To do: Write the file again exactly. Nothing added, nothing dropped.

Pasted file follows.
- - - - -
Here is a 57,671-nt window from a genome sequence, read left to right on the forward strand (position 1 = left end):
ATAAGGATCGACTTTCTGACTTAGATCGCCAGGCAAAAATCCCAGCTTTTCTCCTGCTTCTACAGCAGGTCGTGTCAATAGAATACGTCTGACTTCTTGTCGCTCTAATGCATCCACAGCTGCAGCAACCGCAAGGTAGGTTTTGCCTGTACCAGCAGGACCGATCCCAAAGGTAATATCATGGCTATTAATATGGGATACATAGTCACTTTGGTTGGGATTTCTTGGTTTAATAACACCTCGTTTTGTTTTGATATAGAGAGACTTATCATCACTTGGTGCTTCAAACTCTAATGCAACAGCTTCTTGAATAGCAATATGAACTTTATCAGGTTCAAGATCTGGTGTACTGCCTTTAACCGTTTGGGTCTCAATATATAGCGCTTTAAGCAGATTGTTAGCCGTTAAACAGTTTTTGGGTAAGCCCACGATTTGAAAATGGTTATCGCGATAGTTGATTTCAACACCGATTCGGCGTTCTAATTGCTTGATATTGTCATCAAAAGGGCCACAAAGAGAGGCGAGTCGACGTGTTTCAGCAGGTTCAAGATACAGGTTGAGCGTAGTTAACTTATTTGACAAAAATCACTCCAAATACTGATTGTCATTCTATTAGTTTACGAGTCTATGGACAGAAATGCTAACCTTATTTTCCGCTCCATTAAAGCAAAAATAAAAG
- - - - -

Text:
Here is a 57,671-nt window from a genome sequence, read left to right on the forward strand (position 1 = left end):
ATAAGGATCGACTTTCTGACTTAGATCGCCAGGCAAAAATCCCAGCTTTTCTCCTGCTTCTACAGCAGGTCGTGTCAATAGAATACGTCTGACTTCTTGTCGCTCTAATGCATCCACAGCTGCAGCAACCGCAAGGTAGGTTTTGCCTGTACCAGCAGGACCGATCCCAAAGGTAATATCATGGCTATTAATATGGGATACATAGTCACTTTGGTTGGGATTTCTTGGTTTAATAACACCTCGTTTTGTTTTGATATAGAGAGACTTATCATCACTTGGTGCTTCAAACTCTAATGCAACAGCTTCTTGAATAGCAATATGAACTTTATCAGGTTCAAGATCTGGTGTACTGCCTTTAACCGTTTGGGTCTCAATATATAGCGCTTTAAGCAGATTGTTAGCCGTTAAACAGTTTTTGGGTAAGCCCACGATTTGAAAATGGTTATCGCGATAGTTGATTTCAACACCGATTCGGCGTTCTAATTGCTTGATATTGTCATCAAAAGGGCCACAAAGAGAGGCGAGTCGACGTGTTTCAGCAGGTTCAAGATACAGGTTGAGCGTAGTTAACTTATTTGACAAAAATCACTCCAAATACTGATTGTCATTCTATTAGTTTACGAGTCTATGGACAGAAATGCTAACCTTATTTTCCGCTCCATTAAAGCAAAAATAAAAG